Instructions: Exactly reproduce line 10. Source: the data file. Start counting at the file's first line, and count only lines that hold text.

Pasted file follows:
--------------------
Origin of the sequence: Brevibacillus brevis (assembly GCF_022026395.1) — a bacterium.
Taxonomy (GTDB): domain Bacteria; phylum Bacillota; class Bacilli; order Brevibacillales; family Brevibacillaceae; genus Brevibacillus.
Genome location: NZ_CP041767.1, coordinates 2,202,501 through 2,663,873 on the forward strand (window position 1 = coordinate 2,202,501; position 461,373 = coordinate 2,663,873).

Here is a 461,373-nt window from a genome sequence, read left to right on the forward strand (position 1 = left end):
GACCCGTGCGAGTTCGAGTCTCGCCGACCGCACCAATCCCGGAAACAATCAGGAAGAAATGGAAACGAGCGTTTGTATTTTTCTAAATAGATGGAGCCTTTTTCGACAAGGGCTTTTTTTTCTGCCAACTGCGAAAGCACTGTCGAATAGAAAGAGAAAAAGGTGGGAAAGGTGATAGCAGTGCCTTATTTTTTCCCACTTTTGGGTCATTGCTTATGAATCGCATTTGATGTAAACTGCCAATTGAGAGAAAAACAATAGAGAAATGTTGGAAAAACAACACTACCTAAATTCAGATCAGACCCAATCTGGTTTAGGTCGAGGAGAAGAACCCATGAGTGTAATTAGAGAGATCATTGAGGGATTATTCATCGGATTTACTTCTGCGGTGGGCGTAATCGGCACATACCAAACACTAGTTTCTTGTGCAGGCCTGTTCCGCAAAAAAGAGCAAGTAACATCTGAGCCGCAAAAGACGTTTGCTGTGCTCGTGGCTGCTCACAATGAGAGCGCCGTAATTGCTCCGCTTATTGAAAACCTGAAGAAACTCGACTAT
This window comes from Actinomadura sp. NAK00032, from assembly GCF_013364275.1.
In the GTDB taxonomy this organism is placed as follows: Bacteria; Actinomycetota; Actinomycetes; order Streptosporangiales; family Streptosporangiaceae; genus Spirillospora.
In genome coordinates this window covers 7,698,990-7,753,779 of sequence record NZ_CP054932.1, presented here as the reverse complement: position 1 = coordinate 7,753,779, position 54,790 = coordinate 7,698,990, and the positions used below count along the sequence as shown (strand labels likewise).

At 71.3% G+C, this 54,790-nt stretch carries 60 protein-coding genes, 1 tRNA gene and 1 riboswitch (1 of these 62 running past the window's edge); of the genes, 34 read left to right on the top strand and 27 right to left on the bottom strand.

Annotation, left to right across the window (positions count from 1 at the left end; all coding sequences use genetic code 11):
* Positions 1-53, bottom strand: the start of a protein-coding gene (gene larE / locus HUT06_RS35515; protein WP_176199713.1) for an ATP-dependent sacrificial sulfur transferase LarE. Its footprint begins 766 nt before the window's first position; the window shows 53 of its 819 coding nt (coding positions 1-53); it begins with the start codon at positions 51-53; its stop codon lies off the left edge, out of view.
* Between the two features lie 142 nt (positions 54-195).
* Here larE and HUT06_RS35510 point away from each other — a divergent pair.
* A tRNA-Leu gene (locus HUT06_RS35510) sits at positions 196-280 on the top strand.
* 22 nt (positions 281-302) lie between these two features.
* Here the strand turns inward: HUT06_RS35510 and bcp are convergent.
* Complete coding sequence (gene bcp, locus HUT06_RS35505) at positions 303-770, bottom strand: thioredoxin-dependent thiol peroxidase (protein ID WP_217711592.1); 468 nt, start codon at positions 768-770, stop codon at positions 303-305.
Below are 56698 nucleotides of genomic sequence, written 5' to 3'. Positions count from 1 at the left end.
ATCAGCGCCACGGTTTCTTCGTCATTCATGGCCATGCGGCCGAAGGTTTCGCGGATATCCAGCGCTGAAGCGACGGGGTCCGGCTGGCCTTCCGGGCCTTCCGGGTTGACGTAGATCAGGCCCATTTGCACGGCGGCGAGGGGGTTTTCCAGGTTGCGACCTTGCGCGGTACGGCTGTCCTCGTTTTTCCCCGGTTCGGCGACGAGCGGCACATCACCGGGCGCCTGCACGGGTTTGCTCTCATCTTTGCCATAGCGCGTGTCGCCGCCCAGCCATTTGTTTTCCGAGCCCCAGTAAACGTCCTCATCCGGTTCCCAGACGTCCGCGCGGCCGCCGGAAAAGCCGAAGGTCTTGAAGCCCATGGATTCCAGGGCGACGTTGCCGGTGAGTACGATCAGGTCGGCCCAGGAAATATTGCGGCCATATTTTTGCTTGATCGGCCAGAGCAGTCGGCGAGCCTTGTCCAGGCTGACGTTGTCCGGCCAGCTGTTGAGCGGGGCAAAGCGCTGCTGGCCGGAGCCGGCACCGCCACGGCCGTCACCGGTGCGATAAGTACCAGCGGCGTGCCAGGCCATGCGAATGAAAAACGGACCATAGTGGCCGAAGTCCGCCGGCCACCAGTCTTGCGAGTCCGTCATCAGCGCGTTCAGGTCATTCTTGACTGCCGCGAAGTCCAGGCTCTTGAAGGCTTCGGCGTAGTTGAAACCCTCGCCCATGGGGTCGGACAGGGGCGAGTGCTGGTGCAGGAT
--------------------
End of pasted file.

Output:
Annotation, left to right across the window (positions count from 1 at the left end; all coding sequences use genetic code 11):